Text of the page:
For 108 years, the Boy Scouts of America's flagship program has been known simply as the Boy Scouts. With girls soon entering the ranks, the group announced a new name: Scouts BSA. The change will take effect next February, reports the AP. Chief Scout Executive Mike Surbaugh said many possibilities were considered during lengthy and "incredibly fun" deliberations over the name for the program for 11- to 17-year-olds. "We wanted to land on something that evokes the past but also conveys the inclusive nature of the program going forward," he said. The parent organization will remain the Boy Scouts of America, and the Cub Scouts—its program for 7- to 10-year-olds—will keep its title as well. The organization has already started admitting girls into the Cub Scouts, and Scouts BSA begins accepting girls next year. So far, more than 3,000 girls have joined roughly 170 Cub Scout packs.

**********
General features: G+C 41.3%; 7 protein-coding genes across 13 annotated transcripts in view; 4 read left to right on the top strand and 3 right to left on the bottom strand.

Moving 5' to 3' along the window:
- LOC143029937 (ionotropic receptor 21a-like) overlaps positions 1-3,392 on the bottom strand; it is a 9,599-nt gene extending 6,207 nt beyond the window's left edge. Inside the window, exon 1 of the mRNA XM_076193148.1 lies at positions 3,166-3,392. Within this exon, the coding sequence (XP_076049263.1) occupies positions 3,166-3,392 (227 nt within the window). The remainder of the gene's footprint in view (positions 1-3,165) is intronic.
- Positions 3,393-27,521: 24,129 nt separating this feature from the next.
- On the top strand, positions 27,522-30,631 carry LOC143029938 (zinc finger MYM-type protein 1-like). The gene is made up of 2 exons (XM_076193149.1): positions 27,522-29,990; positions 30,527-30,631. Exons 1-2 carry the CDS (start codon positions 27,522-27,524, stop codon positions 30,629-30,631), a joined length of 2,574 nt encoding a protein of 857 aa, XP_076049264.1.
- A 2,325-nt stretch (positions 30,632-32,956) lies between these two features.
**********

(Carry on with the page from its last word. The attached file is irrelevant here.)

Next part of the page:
Scouts BSA will largely be divided along gender lines, with single-sex units pursuing the same activities, earning the same merit badges, and having the same pathway to the coveted Eagle Scout award. So who's not happy? The Girl Scouts. "Girl Scouts is the premier leadership development organization for girls," says CEO Sylvia Acevedo. One regional leader, Fiona Cummings of Girl Scouts of Northern Illinois, believes the BSA's decision to admit girls is among the factors that have shrunk her council's membership by more than 500 girls so far this year. She said relations with the Boy Scouts used to be collaborative and now are "very chilly." Surbaugh said BSA's national leadership respects the Girl Scouts program and hopes both organizations can gain strength. "If the best fit for your girl is the Girl Scouts, that's fantastic," he said. "If it's not them, it might be us."